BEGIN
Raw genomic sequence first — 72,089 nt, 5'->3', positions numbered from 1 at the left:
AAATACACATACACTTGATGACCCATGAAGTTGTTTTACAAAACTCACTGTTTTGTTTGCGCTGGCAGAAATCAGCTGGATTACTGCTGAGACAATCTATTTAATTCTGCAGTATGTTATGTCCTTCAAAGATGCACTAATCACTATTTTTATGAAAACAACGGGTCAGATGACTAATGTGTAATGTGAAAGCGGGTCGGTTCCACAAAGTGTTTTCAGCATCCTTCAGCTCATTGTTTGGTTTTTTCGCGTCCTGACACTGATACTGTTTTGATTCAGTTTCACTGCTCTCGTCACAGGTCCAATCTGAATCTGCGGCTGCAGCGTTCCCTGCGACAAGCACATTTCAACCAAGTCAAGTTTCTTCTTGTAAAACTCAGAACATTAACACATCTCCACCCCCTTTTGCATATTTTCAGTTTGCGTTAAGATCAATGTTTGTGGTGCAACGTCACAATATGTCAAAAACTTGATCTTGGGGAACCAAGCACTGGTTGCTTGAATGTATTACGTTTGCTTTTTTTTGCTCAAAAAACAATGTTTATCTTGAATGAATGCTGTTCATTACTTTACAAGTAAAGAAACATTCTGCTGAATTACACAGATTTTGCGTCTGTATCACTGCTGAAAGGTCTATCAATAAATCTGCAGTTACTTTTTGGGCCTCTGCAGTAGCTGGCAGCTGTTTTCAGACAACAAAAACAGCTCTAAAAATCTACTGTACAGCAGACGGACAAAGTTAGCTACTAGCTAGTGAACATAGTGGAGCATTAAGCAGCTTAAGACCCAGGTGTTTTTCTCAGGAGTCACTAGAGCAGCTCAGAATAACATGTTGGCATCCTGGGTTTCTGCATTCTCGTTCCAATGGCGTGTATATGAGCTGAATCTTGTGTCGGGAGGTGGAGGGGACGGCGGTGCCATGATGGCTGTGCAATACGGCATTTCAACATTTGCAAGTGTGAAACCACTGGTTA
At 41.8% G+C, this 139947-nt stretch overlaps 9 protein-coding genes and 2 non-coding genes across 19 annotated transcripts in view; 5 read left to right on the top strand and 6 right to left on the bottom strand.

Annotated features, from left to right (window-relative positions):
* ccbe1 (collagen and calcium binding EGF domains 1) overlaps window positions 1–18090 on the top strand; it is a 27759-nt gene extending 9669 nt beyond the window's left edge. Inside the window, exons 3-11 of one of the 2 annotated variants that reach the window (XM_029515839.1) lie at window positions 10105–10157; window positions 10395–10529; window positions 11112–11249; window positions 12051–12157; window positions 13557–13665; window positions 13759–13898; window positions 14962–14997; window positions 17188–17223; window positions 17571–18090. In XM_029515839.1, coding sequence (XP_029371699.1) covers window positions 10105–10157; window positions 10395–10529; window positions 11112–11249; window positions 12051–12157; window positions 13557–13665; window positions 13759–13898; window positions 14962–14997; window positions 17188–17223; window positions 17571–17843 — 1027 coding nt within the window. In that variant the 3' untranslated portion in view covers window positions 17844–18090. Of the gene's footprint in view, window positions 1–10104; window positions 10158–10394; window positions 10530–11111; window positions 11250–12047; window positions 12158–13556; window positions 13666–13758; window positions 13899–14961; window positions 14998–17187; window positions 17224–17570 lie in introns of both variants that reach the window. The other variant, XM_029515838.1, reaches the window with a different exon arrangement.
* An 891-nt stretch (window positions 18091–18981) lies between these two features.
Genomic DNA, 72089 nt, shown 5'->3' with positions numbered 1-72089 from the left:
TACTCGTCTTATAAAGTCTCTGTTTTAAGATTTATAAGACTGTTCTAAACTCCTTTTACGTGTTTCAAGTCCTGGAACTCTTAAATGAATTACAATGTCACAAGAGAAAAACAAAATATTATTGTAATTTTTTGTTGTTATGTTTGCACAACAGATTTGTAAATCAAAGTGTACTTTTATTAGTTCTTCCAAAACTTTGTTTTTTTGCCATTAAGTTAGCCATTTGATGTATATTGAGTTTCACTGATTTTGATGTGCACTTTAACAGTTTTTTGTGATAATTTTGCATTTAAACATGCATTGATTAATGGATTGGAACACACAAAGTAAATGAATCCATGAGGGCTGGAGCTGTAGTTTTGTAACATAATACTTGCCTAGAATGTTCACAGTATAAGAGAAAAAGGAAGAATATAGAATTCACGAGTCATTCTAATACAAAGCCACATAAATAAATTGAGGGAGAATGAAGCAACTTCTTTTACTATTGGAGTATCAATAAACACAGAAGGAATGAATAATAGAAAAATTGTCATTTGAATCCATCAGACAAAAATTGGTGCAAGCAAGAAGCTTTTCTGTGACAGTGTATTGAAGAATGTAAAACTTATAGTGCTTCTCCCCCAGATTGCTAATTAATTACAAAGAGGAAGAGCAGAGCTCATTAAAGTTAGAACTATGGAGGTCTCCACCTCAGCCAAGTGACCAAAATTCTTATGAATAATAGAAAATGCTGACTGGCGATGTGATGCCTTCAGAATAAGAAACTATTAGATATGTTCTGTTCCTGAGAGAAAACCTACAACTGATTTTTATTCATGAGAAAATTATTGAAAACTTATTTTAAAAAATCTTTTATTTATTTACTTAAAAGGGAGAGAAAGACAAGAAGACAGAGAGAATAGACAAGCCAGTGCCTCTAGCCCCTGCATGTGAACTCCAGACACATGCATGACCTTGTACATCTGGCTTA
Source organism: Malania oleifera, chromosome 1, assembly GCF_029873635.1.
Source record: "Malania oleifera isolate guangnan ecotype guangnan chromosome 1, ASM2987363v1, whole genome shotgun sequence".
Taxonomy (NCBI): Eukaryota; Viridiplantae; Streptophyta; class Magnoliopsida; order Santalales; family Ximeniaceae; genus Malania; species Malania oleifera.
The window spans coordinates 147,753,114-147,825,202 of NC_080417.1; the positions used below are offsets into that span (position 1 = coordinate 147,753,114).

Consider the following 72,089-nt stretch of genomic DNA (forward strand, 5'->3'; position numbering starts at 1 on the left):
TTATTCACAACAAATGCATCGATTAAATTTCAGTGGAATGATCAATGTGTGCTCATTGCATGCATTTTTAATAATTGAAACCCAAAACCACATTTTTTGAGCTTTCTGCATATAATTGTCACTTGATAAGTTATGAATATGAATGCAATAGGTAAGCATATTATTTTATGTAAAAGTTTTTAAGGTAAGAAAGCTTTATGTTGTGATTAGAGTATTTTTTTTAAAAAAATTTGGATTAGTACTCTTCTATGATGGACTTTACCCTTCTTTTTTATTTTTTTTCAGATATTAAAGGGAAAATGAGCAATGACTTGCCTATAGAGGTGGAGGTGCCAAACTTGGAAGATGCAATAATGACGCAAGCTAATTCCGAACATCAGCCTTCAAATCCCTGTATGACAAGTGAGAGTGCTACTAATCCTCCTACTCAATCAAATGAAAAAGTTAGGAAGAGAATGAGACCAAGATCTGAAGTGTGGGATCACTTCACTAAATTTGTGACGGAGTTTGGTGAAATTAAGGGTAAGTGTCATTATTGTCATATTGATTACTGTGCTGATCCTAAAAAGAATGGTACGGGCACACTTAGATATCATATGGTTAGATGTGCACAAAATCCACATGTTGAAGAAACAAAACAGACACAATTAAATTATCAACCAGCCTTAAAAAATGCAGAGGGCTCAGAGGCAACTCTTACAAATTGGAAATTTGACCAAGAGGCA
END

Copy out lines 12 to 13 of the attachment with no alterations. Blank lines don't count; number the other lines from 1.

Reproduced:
The window spans coordinates 147,753,114-147,825,202 of NC_080417.1; the positions used below are offsets into that span (position 1 = coordinate 147,753,114).

Consider the following 72,089-nt stretch of genomic DNA (forward strand, 5'->3'; position numbering starts at 1 on the left):